Adding shelters may reduce people sleeping in the street, but it doesn't end homelessness
When Gregor Robertson declared he would run for mayor in 2008, he used Vancouver's homelessness issue as his stated motivation for entering civic politics. In a speech to supporters he said, "We need to end homelessness. Parts of our city are in a state of emergency. We need a firm, realistic plan to eliminate homelessness...not continuing to invest and rely on shelters as the solution."
Robertson remarked that he could "no longer stand by in good conscience" while city hall -as he saw it - fiddled on the homelessness problem.
Just weeks after his announcement, volunteers enlisted by Metro Vancouver roamed the streets and alleys to count how many homeless people lived across our region. In March 2008, the City of Vancouver had 1,580 homeless.
Before that count, under the leadership of mayor Sam Sullivan and minister of housing and social services Rich Coleman, the city and province of B.C. signed memos of understanding that secured thousands of new units of social and supportive housing. From April 2008 to March 2011, 1,457 of those units were brought online in Vancouver alone and occupied by formerly homeless individuals.
The preliminary results of the March 2011 homeless count were released May 24, and despite the emphasis placed upon this issue by Vancouver's mayor, the number of homeless in our city actually went up.
According to Metro Vancouver's latest count, 1,605 people are listed as homeless in the City of Vancouver, or approximately two-per-cent higher than in 2008. Incredibly, Gregor Robertson chalked the statistics up as a success. How, you ask? By citing the reduction in the number of "street" homeless.
What is street homelessness anyway?
A search of the City of Vancouver website, with its hundreds of thousands of reports dating back decades, shows that the expression "street homelessness" was rarely used before the last election. Street homeless are defined as "unsheltered," or more succinctly they are people "sleeping outside."
When Vision Vancouver took office a new reliance on shelters began as a way to solve the problem of homelessness. Of course, this is precisely the approach that Gregor Robertson criticized when he announced his mayoral candidacy.
At a cost of over $2,000 per person per month, the shelter program put a higher emphasis on publicly funding temporary solutions over permanent. While shelters make the problem of homelessness less visible, it's certainly no less acute.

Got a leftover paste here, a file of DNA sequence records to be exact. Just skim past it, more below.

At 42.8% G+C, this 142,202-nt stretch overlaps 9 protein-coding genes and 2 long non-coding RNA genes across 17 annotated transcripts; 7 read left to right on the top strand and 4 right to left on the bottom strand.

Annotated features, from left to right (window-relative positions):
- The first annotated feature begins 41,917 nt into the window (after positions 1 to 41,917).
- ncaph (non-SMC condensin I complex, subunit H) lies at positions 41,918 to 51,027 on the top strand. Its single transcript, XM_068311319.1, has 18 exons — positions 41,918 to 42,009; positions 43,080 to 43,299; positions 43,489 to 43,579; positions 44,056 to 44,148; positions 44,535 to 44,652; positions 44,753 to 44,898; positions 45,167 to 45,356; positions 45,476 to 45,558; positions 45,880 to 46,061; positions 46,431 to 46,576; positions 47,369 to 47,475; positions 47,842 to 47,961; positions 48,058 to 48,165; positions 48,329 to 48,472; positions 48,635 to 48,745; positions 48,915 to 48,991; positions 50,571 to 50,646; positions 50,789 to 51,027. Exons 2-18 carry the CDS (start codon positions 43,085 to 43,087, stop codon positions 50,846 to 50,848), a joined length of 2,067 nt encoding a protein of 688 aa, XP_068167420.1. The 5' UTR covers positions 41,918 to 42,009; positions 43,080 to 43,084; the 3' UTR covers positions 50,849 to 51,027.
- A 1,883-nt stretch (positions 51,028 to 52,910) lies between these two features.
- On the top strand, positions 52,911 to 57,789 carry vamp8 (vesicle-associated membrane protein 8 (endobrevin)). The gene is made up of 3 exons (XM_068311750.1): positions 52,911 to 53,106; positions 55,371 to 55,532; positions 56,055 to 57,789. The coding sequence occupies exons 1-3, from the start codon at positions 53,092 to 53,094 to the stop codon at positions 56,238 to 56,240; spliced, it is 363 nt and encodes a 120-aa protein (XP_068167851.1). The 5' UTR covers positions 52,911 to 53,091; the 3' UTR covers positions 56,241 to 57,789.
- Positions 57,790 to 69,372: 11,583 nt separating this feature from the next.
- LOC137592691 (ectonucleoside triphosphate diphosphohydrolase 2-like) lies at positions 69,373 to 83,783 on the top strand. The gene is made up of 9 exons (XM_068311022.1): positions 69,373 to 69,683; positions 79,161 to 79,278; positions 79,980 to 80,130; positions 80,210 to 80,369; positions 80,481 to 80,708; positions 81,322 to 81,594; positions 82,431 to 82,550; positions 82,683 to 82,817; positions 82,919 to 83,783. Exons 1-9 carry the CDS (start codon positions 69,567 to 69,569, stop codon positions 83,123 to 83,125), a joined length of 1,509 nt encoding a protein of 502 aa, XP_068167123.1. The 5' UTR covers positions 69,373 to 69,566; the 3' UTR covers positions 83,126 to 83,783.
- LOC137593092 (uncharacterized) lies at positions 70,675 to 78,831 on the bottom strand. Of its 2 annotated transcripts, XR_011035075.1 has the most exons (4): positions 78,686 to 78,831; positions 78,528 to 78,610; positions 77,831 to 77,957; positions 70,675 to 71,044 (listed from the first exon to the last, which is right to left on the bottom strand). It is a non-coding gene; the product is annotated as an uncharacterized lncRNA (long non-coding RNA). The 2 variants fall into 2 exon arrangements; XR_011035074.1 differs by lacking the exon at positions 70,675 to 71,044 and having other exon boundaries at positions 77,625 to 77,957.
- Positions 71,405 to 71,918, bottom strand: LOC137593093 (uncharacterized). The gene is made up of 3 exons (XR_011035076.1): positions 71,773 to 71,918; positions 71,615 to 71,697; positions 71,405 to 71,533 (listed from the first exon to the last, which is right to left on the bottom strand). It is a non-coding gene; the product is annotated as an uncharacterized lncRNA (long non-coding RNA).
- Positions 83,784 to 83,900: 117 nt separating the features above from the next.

As mayoral candidate, Robertson reserved his greatest criticism for the NPA government's move to reduce social housing in the Olympic Village from 66 per cent to 20 per cent. Yet, after the election he reduced nonmarket housing to six per cent in the Olympic Village, with very few of these units being true social housing that would address homelessness.
Throughout his 2008 campaign voters heard Robertson repeatedly promise to "end homelessness." But then the adjective "street" crept into speeches and, finally, the Vision Vancouver platform document. You could blame citizens for not noticing the new language, or you could ask if voters were misled by Vision's fine print. Ask almost anyone who voted in 2008, did Gregor Robertson promise to end homelessness, or expand shelters?
The Vision Vancouver website posted this promise after the election: "Mayor Gregor Robertson has set 2015 as the goal for ending homelessness in Vancouver." Today, that same page reads "...2015 as the goal for ending street homelessness."
With a few keystrokes Vision Vancouver wiped away their commitment to end homelessness in our city, and made the expansion of temporary shelters their first priority.
While some might forgive Robertson for changing his strategy after getting elected, Vision stubbornly claim they've been consistent with the shelter promise all along.
So why did Vision Vancouver change their website?
The party's web wordsmithing is indication that Gregor Robertson never really intended to end homelessness by 2015.
Rather, he only seeks to make Vancouver's homeless problem less visible. While few of us like to see people living on our streets, it's well understood that the matter cannot be overcome by hiding it.
The lesson for voters next time is to ask, when it comes to addressing homelessness are you promising longterm solutions, or merely temporary fixes?
- Originally published in the Vancouver Sun on June 3, 2011.
- Post by Mike Klassen. Mike is a city council candidate for the Vancouver Non-Partisan Association (NPA). If you're an elected official or candidate seeking a nomination and want to write about urban issues, please send your 450-500 word submission to CityCaucus@gmail.com.